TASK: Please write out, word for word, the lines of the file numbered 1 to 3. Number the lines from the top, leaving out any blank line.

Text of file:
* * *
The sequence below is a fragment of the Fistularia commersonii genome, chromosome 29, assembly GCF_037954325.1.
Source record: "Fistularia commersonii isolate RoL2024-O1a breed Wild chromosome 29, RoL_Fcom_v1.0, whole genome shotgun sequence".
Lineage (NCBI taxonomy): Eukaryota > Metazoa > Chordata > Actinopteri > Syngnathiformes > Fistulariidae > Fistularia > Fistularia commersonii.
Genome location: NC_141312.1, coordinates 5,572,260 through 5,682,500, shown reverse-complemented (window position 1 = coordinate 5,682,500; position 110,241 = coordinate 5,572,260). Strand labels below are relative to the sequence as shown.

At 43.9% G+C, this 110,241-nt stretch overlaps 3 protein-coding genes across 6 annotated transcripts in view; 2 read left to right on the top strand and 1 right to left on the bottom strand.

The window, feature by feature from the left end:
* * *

The sequence below is a fragment of the Fistularia commersonii genome, chromosome 29, assembly GCF_037954325.1.
Source record: "Fistularia commersonii isolate RoL2024-O1a breed Wild chromosome 29, RoL_Fcom_v1.0, whole genome shotgun sequence".
Lineage (NCBI taxonomy): Eukaryota > Metazoa > Chordata > Actinopteri > Syngnathiformes > Fistulariidae > Fistularia > Fistularia commersonii.